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November 19, 2009
NEWS & RACING BROUGHT TO YOU BY CHAPTER2 BIKES
image from www.cyclingweekly.co.uk
Have you ever noticed the times in a bike race when someone attacks and everyone hesitates expecting each other to chase it down? The ebbs and flows of the peloton is something that you can use to your advantage if you know how to read it.
I was racing the other night and remembered one of the golden rules of attacking: Attack on the lull.
Webster’s Dictionary defines “lull” as : A pause during which things are calm or activities are diminished.
The further a race goes on and the more fatigued the riders get, the more pronounced the surges and lulls of the peloton are. There’s no use attacking when the pace is at 50km/hr. That means you’ll have to be riding at 60km/hr just to get away. Fat chance.
Instead, wait for the pace to calm down. There is usually a lull when the riders at the front of the bunch who have been doing all the work either shut a breakaway down, or give up on it. This is the perfect time to counter-attack. Preferably closer to the end of a race when everyone is tired, the finish line is near, and everybody is thinking about their own chances of winning. Everyone will expect the riders who have been doing all the work to chase you down, but it’s unlikely since they’ve just put a big effort in. This works much better with small groups as everyone will be tired.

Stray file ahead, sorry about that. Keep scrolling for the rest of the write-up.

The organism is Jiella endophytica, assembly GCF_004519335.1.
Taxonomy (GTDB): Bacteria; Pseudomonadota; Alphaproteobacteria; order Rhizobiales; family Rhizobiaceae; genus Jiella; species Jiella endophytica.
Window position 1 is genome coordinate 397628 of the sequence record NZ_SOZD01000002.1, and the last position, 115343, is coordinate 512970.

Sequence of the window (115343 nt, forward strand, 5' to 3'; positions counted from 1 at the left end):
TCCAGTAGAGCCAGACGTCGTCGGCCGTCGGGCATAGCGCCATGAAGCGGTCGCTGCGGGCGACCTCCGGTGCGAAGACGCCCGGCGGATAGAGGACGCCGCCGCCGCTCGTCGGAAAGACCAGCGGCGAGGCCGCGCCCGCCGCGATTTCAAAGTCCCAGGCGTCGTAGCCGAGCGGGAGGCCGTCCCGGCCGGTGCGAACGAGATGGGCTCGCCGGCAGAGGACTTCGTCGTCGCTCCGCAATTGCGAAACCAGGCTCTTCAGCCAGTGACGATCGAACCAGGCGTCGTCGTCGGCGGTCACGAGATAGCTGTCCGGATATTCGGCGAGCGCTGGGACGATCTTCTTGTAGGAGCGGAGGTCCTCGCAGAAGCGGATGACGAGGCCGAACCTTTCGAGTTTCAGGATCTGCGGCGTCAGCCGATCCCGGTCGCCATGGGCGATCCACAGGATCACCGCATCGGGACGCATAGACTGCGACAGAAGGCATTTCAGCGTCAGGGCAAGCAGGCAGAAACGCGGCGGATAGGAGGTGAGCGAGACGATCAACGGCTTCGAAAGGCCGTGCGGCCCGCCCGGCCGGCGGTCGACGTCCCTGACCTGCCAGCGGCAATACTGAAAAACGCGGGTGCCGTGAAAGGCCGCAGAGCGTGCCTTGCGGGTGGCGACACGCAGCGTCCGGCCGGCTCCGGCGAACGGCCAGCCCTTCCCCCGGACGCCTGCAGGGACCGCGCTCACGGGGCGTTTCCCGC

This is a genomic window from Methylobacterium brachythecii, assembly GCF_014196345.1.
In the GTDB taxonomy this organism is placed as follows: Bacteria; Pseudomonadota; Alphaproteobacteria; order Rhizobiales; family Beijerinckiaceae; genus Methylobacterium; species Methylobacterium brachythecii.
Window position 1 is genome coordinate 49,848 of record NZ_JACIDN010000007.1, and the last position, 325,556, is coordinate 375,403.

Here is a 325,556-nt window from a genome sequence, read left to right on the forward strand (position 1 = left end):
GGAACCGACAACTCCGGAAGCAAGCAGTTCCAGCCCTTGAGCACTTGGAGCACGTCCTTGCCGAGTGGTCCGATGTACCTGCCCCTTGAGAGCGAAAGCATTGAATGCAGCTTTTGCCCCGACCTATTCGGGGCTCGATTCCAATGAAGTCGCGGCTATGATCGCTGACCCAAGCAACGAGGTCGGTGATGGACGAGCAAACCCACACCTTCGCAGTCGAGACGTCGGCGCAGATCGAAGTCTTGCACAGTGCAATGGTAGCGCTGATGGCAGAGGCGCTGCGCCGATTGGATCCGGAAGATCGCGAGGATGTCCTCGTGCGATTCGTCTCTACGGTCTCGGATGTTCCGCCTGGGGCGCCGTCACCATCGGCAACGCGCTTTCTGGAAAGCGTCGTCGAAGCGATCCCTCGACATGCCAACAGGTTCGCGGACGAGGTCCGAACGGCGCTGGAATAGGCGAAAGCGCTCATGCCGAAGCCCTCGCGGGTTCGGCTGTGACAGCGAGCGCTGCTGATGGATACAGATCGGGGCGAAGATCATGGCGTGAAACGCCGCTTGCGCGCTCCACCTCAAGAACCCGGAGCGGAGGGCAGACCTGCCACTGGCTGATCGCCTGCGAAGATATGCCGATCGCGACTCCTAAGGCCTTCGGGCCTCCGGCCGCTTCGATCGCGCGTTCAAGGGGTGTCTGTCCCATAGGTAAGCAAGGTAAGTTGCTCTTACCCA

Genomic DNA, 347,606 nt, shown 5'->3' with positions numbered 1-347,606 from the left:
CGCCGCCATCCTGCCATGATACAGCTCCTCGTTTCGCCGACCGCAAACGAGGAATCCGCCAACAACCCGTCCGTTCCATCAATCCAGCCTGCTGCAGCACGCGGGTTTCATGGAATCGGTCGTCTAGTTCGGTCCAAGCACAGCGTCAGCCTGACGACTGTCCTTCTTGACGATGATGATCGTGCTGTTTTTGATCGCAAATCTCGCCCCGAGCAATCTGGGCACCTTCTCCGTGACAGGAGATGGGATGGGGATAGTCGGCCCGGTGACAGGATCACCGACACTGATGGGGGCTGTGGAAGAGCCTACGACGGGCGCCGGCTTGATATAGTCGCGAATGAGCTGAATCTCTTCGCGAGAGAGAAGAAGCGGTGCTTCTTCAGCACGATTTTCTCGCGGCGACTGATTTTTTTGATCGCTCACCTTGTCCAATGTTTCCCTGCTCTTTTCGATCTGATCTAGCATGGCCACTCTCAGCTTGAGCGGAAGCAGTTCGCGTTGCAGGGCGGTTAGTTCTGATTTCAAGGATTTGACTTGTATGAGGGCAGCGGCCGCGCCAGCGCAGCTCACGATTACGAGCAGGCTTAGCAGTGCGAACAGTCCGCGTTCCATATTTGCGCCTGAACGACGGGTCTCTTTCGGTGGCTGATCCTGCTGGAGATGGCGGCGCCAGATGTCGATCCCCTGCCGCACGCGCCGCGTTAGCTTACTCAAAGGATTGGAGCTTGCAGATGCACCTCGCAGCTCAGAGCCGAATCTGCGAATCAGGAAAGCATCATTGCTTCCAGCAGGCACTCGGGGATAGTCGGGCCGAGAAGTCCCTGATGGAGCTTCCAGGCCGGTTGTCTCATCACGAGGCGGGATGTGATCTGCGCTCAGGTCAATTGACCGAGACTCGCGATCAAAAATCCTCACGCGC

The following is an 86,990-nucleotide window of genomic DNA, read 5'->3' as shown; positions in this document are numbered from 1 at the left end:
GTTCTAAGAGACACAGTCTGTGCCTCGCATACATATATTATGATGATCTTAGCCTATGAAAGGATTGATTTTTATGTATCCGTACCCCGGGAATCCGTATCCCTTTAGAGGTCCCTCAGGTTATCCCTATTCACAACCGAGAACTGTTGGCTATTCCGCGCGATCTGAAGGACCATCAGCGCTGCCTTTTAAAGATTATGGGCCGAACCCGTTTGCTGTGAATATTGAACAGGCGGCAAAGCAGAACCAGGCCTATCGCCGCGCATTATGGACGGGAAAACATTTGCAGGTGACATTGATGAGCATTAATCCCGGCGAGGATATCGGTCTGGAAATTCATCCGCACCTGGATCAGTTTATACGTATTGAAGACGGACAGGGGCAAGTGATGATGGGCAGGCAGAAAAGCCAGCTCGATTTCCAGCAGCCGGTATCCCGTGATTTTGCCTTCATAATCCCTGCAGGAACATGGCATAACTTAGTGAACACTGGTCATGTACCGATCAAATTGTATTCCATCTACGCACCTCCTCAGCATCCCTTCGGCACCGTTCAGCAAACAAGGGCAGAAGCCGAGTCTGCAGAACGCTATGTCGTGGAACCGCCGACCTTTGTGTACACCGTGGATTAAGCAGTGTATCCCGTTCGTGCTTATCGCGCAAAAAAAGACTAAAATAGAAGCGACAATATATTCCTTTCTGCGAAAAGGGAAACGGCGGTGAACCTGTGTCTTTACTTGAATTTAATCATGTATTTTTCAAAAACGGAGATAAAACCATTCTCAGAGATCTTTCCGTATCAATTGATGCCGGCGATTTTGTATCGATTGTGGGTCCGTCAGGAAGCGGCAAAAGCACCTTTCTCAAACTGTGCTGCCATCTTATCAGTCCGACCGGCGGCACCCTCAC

A teammate of mine orchestrated this to perfection last week. We were in a break away group of about 20 riders. He unleashed a massive attack in the last 3 laps of a criterium. He was never going to get away, but sacrificed himself to put the hurt on the bunch. Everyone was strung out gasping to get back onto the wheel in-front. My teammate kept the pressure on until he couldn’t do anymore damage. Once everyone regrouped there was a big lull in the pace as everyone needed a rest. This is when I hit them – HARD. I was still hurting but I knew it was now or never. Only 2 others followed and everyone looked at each other expecting someone else to chase us down. We had a 200m gap in no time and they couldn’t bring us back by the time they sorted out who was going to do the chasing.
Note: I didn’t win, but the attack worked like a charm. I’d better go back and read my Top Sprinting Mistakes post. Also my teammate here is Duncan Smith who’s won the Tour of Valencia and 3rd in the Tour Down Under – WOW!